An anti-xenophobia march in Cape Town. Picture: EPA/NIC BOTHMA
An anti-xenophobia march in Cape Town. Picture: EPA/NIC BOTHMA

Widespread service protests forced ANC president Cyril Ramaphosa to cut short the party’s door-to-door campaign and pay Alexandra residents a visit. This enlightened him on the longstanding issues endured by local communities at the hands of intransigent municipal leadership.

Hopefully, Ramaphosa will also look into the recent spate of xenophobic attacks instigated by the growing competition for resources. The problem has nothing to do with foreign nationals but with rogue elements in the home affairs department who allow migrants to enter the country illegally. The point is that government departments are working in silos, with political principals talking past each other as if they are clueless about our porous borders.

The security cluster lacks the resolve to deal with border-control lapses. While the trade and industry department is spearheading regional industrial integration to unlock the region's growth and development potential, the health department says What if we’re moving into a different cultural moment? it’s costly to provide free services for all. Foreigners who bring investment and scarce skills to the economy are made to suffer because of illegal migrants who put an undue burden on the health-care system.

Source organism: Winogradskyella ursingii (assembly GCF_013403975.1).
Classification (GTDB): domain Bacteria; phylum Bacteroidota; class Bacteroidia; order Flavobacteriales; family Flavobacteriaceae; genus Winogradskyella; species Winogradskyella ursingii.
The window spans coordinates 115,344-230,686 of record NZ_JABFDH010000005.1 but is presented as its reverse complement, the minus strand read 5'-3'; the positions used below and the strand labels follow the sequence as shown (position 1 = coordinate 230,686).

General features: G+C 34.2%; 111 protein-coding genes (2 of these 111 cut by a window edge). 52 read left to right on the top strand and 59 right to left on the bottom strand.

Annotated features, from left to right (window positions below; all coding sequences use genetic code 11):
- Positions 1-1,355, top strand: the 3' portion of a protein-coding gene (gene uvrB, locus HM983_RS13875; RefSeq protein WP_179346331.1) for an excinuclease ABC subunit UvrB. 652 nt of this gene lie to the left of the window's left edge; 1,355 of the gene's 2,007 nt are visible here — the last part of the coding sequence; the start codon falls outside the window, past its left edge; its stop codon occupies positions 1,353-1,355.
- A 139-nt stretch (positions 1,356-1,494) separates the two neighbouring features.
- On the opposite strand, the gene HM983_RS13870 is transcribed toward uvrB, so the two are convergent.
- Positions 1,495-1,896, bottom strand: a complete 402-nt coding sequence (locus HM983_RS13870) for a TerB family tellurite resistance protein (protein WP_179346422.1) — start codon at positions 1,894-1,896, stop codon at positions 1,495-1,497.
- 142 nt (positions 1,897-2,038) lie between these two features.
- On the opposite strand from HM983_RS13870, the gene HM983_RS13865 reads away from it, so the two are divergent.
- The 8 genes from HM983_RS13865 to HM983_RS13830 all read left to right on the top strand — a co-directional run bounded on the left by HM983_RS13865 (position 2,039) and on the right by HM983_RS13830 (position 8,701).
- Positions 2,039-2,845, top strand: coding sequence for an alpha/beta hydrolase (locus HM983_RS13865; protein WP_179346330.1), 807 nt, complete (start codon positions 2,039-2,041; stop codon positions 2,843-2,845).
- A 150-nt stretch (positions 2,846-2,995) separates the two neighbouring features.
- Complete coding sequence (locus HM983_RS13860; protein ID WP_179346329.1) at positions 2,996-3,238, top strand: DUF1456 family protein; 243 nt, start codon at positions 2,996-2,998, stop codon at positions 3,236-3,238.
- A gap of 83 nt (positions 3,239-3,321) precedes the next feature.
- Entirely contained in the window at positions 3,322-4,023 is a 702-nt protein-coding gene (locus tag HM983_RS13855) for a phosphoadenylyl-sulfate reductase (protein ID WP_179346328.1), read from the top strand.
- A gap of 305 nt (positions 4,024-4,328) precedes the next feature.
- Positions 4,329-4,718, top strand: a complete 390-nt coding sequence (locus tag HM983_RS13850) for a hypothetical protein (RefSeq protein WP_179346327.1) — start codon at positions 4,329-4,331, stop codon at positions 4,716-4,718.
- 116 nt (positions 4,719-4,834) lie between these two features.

All of this is steadily relegating SA to an island outside the global village, a blight on social cohesion and regional integration. It becomes a case of “united we stood in the struggle, now we’re falling apart” due to lack of political will to confront the real problem.

Our forebears participated at the Pan-African Conference in 1900 because they were guided by unity, which led to the eventual birth of the Organisation of African Unity. This legacy is a point of reference that there cannot be any justification for xenophobic attacks. The violence is not only cowardice but irresponsible and criminal.

Morgan Phaahla